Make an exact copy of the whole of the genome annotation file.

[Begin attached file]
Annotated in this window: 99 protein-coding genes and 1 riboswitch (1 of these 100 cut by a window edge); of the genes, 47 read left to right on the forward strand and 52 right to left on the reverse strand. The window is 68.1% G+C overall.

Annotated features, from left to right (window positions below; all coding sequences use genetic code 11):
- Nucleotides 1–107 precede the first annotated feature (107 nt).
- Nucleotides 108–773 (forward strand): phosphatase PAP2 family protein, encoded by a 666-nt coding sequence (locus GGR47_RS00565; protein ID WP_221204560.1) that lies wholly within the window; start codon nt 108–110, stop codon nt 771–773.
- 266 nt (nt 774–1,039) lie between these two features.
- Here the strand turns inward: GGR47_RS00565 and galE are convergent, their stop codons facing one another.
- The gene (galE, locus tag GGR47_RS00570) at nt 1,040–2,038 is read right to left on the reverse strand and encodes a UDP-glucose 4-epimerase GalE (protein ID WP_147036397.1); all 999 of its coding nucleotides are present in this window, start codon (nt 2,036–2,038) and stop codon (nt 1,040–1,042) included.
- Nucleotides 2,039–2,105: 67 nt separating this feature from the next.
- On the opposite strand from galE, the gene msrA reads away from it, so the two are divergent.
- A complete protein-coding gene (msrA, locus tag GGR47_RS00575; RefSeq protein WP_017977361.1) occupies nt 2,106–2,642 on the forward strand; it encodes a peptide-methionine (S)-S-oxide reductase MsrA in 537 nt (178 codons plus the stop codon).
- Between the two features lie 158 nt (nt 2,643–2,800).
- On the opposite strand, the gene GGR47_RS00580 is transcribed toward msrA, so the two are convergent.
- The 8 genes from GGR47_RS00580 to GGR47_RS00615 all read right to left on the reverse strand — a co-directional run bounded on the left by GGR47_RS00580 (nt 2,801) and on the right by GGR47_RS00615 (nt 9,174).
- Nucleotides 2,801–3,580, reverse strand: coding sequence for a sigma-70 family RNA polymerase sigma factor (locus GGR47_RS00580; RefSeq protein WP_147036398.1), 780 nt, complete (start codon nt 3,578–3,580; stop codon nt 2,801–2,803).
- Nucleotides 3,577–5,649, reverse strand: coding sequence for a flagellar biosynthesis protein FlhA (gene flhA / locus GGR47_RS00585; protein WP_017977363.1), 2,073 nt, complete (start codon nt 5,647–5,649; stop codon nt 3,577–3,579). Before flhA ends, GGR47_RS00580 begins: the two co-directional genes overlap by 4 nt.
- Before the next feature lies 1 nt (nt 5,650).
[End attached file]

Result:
Annotated in this window: 99 protein-coding genes and 1 riboswitch (1 of these 100 cut by a window edge); of the genes, 47 read left to right on the forward strand and 52 right to left on the reverse strand. The window is 68.1% G+C overall.

Annotated features, from left to right (window positions below; all coding sequences use genetic code 11):
- Nucleotides 1–107 precede the first annotated feature (107 nt).
- Nucleotides 108–773 (forward strand): phosphatase PAP2 family protein, encoded by a 666-nt coding sequence (locus GGR47_RS00565; protein ID WP_221204560.1) that lies wholly within the window; start codon nt 108–110, stop codon nt 771–773.
- 266 nt (nt 774–1,039) lie between these two features.
- Here the strand turns inward: GGR47_RS00565 and galE are convergent, their stop codons facing one another.
- The gene (galE, locus tag GGR47_RS00570) at nt 1,040–2,038 is read right to left on the reverse strand and encodes a UDP-glucose 4-epimerase GalE (protein ID WP_147036397.1); all 999 of its coding nucleotides are present in this window, start codon (nt 2,036–2,038) and stop codon (nt 1,040–1,042) included.
- Nucleotides 2,039–2,105: 67 nt separating this feature from the next.
- On the opposite strand from galE, the gene msrA reads away from it, so the two are divergent.
- A complete protein-coding gene (msrA, locus tag GGR47_RS00575; RefSeq protein WP_017977361.1) occupies nt 2,106–2,642 on the forward strand; it encodes a peptide-methionine (S)-S-oxide reductase MsrA in 537 nt (178 codons plus the stop codon).
- Between the two features lie 158 nt (nt 2,643–2,800).
- On the opposite strand, the gene GGR47_RS00580 is transcribed toward msrA, so the two are convergent.
- The 8 genes from GGR47_RS00580 to GGR47_RS00615 all read right to left on the reverse strand — a co-directional run bounded on the left by GGR47_RS00580 (nt 2,801) and on the right by GGR47_RS00615 (nt 9,174).
- Nucleotides 2,801–3,580, reverse strand: coding sequence for a sigma-70 family RNA polymerase sigma factor (locus GGR47_RS00580; RefSeq protein WP_147036398.1), 780 nt, complete (start codon nt 3,578–3,580; stop codon nt 2,801–2,803).
- Nucleotides 3,577–5,649, reverse strand: coding sequence for a flagellar biosynthesis protein FlhA (gene flhA / locus GGR47_RS00585; protein WP_017977363.1), 2,073 nt, complete (start codon nt 5,647–5,649; stop codon nt 3,577–3,579). Before flhA ends, GGR47_RS00580 begins: the two co-directional genes overlap by 4 nt.
- Before the next feature lies 1 nt (nt 5,650).